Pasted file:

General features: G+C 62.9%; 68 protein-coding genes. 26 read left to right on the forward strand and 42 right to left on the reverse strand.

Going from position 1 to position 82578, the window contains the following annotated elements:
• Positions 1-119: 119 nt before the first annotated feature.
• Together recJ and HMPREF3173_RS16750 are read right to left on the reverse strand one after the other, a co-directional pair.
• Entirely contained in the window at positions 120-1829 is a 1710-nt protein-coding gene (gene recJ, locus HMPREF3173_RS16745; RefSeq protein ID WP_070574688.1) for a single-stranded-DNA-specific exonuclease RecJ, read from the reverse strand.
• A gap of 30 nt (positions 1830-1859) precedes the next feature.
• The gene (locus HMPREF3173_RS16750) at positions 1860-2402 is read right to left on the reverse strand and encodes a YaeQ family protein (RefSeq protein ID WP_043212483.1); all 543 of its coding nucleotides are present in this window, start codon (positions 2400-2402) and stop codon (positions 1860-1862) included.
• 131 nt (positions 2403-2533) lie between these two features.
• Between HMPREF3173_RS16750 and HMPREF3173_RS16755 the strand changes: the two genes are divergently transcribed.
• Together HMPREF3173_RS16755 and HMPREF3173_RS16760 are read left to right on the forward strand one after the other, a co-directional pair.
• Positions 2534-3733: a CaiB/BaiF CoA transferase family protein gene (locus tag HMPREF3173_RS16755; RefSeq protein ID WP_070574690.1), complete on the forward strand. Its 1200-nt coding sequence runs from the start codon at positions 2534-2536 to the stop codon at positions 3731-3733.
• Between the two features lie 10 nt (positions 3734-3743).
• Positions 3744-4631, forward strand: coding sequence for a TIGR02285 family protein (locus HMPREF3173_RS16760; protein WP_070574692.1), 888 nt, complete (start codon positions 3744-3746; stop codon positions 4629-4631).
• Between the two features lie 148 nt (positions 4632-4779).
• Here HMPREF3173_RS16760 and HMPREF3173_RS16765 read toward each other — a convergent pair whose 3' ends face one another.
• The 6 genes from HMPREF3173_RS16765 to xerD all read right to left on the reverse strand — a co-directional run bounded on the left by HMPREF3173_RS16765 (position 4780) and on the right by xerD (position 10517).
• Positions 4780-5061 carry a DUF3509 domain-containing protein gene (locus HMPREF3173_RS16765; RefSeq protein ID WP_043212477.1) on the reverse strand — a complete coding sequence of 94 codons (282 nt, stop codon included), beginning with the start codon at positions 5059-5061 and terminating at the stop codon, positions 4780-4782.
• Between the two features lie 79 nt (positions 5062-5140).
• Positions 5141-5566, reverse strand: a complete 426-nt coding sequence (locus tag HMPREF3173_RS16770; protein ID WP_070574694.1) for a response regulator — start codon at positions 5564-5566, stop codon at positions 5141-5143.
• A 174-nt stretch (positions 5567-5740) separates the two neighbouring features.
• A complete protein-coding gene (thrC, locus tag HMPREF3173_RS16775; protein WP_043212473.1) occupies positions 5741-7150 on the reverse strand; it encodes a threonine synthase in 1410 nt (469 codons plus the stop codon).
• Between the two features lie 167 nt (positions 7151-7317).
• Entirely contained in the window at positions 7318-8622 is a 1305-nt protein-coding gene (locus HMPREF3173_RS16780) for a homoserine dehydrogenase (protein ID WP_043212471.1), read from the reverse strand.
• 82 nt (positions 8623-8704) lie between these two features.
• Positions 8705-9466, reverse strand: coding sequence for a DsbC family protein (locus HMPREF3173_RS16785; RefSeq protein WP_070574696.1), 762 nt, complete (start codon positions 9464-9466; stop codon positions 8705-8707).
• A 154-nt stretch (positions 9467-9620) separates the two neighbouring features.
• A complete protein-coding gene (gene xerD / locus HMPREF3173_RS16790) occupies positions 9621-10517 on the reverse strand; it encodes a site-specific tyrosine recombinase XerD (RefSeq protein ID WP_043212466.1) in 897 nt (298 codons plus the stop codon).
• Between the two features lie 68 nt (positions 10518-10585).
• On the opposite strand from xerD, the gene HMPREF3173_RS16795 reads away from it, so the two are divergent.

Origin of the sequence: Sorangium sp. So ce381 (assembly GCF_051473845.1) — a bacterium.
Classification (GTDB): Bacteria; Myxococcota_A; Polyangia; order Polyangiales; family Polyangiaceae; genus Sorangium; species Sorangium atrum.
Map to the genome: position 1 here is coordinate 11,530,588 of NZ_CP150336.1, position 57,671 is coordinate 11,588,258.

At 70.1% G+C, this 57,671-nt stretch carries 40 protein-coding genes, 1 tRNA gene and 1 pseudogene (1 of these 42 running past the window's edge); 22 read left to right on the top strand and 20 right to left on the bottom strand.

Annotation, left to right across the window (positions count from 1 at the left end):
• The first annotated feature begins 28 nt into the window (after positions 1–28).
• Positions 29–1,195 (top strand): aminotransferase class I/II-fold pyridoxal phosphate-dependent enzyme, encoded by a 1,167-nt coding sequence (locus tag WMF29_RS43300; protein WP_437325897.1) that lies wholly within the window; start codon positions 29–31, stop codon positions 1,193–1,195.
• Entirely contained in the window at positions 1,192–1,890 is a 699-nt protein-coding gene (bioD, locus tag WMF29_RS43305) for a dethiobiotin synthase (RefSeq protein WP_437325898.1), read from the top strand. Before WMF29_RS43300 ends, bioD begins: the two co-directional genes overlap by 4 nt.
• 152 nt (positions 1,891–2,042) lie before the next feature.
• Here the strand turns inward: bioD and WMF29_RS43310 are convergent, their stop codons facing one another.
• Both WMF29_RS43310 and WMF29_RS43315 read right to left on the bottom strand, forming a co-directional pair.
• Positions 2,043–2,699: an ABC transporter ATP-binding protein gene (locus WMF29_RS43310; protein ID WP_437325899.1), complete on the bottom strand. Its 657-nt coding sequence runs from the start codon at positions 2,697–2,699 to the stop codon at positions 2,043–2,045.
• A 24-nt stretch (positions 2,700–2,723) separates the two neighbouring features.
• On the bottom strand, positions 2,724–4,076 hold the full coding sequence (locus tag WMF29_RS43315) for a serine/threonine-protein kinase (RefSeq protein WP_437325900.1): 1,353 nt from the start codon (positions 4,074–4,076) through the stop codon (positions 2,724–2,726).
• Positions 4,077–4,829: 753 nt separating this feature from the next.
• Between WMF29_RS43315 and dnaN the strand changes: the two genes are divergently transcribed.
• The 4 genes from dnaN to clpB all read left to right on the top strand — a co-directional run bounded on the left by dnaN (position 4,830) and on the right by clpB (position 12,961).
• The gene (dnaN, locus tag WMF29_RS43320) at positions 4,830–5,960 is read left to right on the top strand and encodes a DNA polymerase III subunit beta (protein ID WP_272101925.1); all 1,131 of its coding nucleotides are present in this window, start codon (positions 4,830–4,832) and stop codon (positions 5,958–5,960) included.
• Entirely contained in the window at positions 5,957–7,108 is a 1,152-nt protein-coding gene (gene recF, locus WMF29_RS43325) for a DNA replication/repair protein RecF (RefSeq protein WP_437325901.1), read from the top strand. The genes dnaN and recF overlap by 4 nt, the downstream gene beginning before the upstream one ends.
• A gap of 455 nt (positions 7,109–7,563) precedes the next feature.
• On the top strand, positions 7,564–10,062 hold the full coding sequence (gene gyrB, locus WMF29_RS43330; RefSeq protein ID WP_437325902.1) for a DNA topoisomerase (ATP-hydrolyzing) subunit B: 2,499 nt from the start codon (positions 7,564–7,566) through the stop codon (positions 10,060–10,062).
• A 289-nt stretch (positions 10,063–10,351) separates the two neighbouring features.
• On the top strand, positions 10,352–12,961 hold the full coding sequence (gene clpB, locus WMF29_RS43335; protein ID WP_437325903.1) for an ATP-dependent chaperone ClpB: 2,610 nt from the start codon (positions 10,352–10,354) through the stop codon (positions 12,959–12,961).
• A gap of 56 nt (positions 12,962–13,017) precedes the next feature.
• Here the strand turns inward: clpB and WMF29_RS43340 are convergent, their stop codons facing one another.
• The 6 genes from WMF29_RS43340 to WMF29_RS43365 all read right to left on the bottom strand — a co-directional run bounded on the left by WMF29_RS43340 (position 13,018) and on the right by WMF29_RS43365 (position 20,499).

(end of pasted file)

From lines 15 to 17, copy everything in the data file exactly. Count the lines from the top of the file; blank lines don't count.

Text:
• Here HMPREF3173_RS16760 and HMPREF3173_RS16765 read toward each other — a convergent pair whose 3' ends face one another.
• The 6 genes from HMPREF3173_RS16765 to xerD all read right to left on the reverse strand — a co-directional run bounded on the left by HMPREF3173_RS16765 (position 4780) and on the right by xerD (position 10517).
• Positions 4780-5061 carry a DUF3509 domain-containing protein gene (locus HMPREF3173_RS16765; RefSeq protein ID WP_043212477.1) on the reverse strand — a complete coding sequence of 94 codons (282 nt, stop codon included), beginning with the start codon at positions 5059-5061 and terminating at the stop codon, positions 4780-4782.